VALUE: After Hours (S02 E11): Markets in Turmoil II, Fragility and Antifragility, High Yield Index

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In this episode of the VALUE: After Hours Podcast, Taylor, Brewster, and Carlisle chat about:

  • Is Coronavirus The Crowbar On The Tracks Of Our Train Of Fragility
  • The Importance Of Focusing On Antifragile Businesses
  • What Is The High Yield Index Telling Us About What’s Coming
  • Don’t Shoot All Your Armor In The First Few Days When Buying Stocks In A Dip
  • Who Will Be The First ‘Bear Stearns’ Type Casualty?
  • What Was Occidental Petroleum Thinking When It Issued Preferred Shares To Buffett
  • Has The U.S Been Caught Flat-Footed From A Financial Standpoint
  • An ETF Is As Liquid As The Underlying Assets, Not The Liquidity Of The ETF
  • Forget The Share Price In Your Valuation Process

References in this episode:

ICE BofA US High Yield Index Option-Adjusted Spread (fred.stlouisfed.org)

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Full Transcript

Tobias Carlisle:
Welcome to Value After Hours, markets in turmoil Coronavirus edition mark two. I’m here with my cohost, Bill Brewster and Jake Taylor. Jake, what’s your topic this week?

Jake Taylor:
Well, I’m going to be discussing how this virus may be the crowbar on the tracks of our train of fragility.

Tobias Carlisle:
It’s scary and Bill, what are you talking about?

Bill Brewster:
I’m going to talk about how this all made me a little more introspective as an investor and my perceived benefits of holding more anti-fragile businesses.

Tobias Carlisle:
And I’ll be talking about what the high yield index can tell us about the stock market in decline coming up right after this.

Speaker 4:
Tobias Carlisle is the founder and principal of Acquirers Funds. For regulatory reasons, he will not discuss any of the Acquirers Funds on this podcast. All opinions expressed by podcast participants are solely their own and do not reflect the opinions of Acquirers Funds or affiliates. For more information, visit acquirersfunds.com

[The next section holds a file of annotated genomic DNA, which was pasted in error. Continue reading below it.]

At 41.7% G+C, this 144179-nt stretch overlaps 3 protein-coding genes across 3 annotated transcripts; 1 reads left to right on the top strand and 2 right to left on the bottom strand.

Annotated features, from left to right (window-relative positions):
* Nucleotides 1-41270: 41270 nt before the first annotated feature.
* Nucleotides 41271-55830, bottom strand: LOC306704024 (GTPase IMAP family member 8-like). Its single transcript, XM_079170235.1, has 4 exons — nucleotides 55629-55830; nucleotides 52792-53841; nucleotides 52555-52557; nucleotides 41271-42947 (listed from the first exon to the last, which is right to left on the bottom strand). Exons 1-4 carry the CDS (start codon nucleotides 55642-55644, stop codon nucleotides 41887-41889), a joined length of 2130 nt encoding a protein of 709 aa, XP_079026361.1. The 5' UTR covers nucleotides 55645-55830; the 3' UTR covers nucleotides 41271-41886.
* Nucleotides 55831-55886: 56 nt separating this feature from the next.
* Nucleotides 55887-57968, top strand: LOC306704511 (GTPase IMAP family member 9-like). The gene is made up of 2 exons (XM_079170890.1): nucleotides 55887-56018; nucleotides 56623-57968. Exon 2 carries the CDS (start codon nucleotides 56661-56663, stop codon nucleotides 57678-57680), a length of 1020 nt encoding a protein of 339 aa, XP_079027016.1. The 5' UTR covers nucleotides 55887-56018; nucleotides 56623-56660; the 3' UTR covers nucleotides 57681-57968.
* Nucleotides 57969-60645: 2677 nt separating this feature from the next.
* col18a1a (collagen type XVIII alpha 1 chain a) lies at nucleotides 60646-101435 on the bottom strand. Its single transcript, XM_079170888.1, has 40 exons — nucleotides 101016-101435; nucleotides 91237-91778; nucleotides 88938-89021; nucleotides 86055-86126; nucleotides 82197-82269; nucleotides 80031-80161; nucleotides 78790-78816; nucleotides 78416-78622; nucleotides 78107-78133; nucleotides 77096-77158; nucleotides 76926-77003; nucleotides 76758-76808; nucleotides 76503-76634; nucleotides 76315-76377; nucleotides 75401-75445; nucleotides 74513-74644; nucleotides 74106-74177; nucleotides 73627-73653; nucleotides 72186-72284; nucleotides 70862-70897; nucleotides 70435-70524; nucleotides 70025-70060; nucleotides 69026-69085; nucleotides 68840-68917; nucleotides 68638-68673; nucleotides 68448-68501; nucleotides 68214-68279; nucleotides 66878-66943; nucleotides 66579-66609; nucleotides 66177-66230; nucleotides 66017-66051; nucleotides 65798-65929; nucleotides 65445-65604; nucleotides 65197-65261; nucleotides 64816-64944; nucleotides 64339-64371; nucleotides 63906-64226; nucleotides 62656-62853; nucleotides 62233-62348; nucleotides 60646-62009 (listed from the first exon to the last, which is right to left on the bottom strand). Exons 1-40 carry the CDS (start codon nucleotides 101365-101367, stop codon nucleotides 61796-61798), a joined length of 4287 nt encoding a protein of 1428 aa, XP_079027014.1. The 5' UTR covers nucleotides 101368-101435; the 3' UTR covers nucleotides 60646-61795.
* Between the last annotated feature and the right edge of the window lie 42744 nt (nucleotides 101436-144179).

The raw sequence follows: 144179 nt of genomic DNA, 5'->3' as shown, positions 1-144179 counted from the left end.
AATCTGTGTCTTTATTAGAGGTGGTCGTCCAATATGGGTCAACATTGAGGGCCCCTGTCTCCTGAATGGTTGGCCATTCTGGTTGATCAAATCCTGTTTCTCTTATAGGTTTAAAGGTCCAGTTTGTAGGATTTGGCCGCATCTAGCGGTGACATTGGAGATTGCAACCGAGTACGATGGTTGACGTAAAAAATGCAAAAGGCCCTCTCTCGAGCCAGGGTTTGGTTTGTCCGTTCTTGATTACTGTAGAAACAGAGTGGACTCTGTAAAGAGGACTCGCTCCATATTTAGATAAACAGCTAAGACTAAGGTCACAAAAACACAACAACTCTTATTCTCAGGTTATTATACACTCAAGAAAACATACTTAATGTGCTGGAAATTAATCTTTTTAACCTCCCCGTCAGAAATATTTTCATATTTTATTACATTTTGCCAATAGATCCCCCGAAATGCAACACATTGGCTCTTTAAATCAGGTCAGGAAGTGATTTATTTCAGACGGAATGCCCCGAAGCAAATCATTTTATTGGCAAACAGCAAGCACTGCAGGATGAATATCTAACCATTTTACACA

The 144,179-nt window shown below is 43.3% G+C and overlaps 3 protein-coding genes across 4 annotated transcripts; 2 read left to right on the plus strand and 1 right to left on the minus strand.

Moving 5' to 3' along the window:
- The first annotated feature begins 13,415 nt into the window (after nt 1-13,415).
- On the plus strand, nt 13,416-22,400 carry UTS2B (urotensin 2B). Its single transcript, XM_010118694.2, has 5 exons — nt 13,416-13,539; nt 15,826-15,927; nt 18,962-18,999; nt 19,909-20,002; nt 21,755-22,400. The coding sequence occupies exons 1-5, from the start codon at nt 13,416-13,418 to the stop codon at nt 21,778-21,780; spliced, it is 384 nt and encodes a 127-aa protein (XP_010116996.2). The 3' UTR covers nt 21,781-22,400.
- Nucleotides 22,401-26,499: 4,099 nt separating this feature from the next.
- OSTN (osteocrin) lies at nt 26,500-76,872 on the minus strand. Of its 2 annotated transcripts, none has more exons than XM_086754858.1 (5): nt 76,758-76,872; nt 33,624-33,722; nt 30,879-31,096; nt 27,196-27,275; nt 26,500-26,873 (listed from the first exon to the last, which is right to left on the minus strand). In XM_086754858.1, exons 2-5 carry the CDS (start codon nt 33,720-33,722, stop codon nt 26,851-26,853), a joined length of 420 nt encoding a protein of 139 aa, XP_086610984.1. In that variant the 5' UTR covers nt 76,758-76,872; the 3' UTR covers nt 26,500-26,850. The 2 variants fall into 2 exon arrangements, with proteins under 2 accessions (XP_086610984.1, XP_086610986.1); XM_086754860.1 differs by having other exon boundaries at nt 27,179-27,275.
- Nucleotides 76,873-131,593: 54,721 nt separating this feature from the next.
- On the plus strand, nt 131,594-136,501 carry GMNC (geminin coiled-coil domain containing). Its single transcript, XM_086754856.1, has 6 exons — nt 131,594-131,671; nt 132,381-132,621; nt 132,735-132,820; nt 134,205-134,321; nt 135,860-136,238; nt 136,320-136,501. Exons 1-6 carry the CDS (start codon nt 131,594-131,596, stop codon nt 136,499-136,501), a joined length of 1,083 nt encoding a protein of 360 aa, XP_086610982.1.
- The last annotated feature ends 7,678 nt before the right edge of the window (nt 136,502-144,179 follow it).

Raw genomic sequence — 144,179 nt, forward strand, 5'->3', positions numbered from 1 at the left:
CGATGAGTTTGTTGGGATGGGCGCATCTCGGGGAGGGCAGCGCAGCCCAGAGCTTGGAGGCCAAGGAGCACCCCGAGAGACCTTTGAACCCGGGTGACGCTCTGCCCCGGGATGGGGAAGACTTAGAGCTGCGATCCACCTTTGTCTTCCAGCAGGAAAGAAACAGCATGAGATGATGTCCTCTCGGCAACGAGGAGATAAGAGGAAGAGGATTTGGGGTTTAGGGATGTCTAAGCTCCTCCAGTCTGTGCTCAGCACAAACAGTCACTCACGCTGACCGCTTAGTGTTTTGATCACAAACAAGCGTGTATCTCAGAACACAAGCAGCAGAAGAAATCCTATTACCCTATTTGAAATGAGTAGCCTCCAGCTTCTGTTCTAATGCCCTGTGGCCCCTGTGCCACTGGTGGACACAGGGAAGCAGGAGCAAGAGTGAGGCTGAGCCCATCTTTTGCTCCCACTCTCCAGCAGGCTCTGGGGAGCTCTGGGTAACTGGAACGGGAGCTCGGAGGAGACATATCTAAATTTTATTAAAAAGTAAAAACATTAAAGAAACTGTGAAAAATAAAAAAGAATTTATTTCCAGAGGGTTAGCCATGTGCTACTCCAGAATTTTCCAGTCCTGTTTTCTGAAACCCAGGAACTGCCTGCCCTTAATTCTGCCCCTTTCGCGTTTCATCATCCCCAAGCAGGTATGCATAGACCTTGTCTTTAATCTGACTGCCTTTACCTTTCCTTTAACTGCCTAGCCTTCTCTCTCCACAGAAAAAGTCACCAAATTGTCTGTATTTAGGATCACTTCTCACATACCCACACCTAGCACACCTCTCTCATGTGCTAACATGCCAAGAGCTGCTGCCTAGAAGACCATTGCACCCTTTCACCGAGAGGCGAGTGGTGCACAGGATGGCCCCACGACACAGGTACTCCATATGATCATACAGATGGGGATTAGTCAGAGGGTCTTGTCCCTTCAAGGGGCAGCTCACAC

Tobias Carlisle:
We’re recording March, 11 spy currently at 265. We’re down about 4.65% for the day. So, the market is truly trading like a penny stock. It’s up and down 5% every single day. I think that there’s some genuine damage occurring to the underlying fundamentals as well and we’re going to talk about that in a little bit, but let’s start with the topic that is front of mind and that’s coronavirus. Jake, that’s your topic.

Bill Brewster:
Wait real quick, a trigger warning to Google. Please don’t demonetize us. We are having legit discussion.

Tobias Carlisle:
No warheads.

Bill Brewster:
Oh, well we’ll have to have the conversation anyway. That’s why? Because we care about the people. We’re not in it for the money.

Tobias Carlisle:
That’s exactly right. The $6 is a full going though.

Bill Brewster:
I don’t want people to know how much we’re making on this, so we might have to rub this six bucks. We’re starting to really monetize those 10 listeners.

Jake Taylor:
Yeah, the ARPU is going through the roof.

Bill Brewster:
Strong, I’ve got to say, what do you guys think? You think we trade it 45 times sales.

Tobias Carlisle:
This is a podcast. Podcasts are very valuable right now.

Bill Brewster:
That’s right. High roic, quick growth. I don’t know, I think it’s worth at least $20,000. What do you guys think?

Jake Taylor:
Well now that we have your microphone actually plugged in, like the sky’s the limit.

Tobias Carlisle:
Right, there we go. Some of the parts.

Bill Brewster:
Now you hear my sweet, sweet voice.

Is Coronavirus The Crowbar On The Tracks Of Our Train Of Fragility

Jake Taylor:
So my segment is going to be how the Coronavirus might be the crowbar on the tracks that is derailing a lot of the fragility that we’ve built up in our system. So I’m going to do it in sections and maybe I’ll try to keep each section and then you guys riff on it.

Bill Brewster:
Sounds like a plan [inaudible 00:03:05].

Jake Taylor:
I didn’t say anything yet.

Bill Brewster:
I tried hold you back though, we won’t let it.

Jake Taylor:
All right, so first place to start is, let’s go with the supply chain. So just in time they like to talk about how it can increase the, or decrease your inventory expenses by up to 75%. And they highlight companies like Toyota, and Dell, and Harley, and how it’s such a good thing that we have this just in time. Well, that’s maybe turning out to be a fragile situation and a short win and a long loss, potentially. You look at the iPhone and it’s built in 10 different countries.

Jake Taylor:
Everything is shipping all over the world to get to us. 80% of our antibiotics are made in China. So we have all these different things that are very important to our day-to-day lives that are based on a just in time framework. So topic number one I guess is how fragile is our supply chain?

Tobias Carlisle:
Yeah, fragile, I’ve been saying this for a little while on different podcasts, but I think that some of that, China’s the just in time manufacturing hub for the entire world and you’ve got lots of things out there that even if they have just one component in them and they’re sitting waiting for that one component, the thing doesn’t get made. So I think that this problem is something that rolls on and on and on. I probably have to revisit just in time. I don’t know if that’s a sensible way of doing it, maybe you’ve got to stock par more parts.

Bill Brewster: